If you go through the divorce process later in life, such as after you retire, it's imperative to make a variety of changes to your estate plan. Neglecting to do so could result in a number of challenges and mistakes, such as your ex-spouse receiving your assets upon your death.
Here are several changes to make to your estate plan after a gray divorce:
- Review your will and/or trust: For example, you may need to remove your ex-spouse as the executor of your will or trustee.
- Think about your children: If you have any children under the age of 18, think about creating a trust for them. Also, consider naming a guardian in your estate plan.
- Review your life insurance policies: Before your divorce, your spouse may be named as the beneficiary of your life insurance policy. If you don't change this designation after your divorce, your ex will still be in line to receive your death benefit. Contact your life insurance company to learn more about the process of changing your beneficiary.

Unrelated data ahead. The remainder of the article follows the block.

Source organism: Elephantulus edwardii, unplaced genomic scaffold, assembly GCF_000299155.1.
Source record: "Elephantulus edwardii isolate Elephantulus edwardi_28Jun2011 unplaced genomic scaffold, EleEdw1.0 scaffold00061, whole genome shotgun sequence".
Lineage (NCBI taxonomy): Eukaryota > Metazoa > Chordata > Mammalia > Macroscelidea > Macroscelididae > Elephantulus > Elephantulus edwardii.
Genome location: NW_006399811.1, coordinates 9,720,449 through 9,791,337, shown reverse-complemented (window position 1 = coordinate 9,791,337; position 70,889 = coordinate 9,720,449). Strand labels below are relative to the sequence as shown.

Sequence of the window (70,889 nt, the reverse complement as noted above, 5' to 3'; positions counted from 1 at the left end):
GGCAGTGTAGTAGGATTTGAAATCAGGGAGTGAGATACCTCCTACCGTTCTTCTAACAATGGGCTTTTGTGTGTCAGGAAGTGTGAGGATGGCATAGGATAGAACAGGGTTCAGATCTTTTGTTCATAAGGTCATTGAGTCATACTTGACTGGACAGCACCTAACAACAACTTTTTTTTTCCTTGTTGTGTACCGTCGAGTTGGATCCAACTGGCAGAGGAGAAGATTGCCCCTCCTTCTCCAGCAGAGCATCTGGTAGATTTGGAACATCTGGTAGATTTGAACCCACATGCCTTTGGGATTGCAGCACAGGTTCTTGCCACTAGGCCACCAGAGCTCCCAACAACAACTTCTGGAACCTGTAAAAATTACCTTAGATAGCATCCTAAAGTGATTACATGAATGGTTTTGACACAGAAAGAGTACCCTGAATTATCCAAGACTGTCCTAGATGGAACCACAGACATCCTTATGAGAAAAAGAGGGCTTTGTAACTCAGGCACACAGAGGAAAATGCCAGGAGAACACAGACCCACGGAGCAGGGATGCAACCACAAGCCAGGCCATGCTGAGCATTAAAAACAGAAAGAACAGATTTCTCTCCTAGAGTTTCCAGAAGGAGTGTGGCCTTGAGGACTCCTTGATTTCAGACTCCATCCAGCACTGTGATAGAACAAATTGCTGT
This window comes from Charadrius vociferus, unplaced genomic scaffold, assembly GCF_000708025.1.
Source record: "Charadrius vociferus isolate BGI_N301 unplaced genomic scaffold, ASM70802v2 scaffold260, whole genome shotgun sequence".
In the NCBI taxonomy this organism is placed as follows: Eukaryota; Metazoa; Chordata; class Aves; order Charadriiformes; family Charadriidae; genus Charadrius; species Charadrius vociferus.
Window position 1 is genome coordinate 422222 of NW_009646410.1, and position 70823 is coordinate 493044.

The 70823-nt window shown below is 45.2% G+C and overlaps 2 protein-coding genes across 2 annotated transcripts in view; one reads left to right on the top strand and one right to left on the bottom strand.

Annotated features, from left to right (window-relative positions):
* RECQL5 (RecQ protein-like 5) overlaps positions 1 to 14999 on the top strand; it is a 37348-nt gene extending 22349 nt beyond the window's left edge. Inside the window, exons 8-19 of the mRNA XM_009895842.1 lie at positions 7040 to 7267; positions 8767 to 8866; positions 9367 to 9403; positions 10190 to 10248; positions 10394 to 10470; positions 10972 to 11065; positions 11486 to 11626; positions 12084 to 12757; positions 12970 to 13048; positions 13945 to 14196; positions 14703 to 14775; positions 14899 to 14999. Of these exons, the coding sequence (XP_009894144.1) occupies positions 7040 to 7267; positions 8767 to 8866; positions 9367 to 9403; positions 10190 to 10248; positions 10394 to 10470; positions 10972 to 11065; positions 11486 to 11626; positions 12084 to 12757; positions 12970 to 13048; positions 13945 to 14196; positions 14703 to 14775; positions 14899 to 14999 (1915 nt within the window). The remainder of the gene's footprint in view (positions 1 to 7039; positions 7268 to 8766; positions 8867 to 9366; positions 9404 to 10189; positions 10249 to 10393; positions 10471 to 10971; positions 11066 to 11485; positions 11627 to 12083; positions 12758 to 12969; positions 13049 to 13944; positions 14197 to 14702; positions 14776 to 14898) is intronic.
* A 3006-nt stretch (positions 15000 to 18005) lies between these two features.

- Think about the future: If you're interested in remarrying, take steps to avoid future complications. For example, you can create a prenuptial agreement to avoid unnecessary challenges if your next marriage ends in divorce.
Although you're busy with the divorce process and getting your life in order, you shouldn't hesitate to review your estate plan with the idea of making changes in a timely manner.
As you review your estate plan after divorce, you'll come to find that several adjustments are necessary in order to ensure that your ex-spouse is no longer part of it.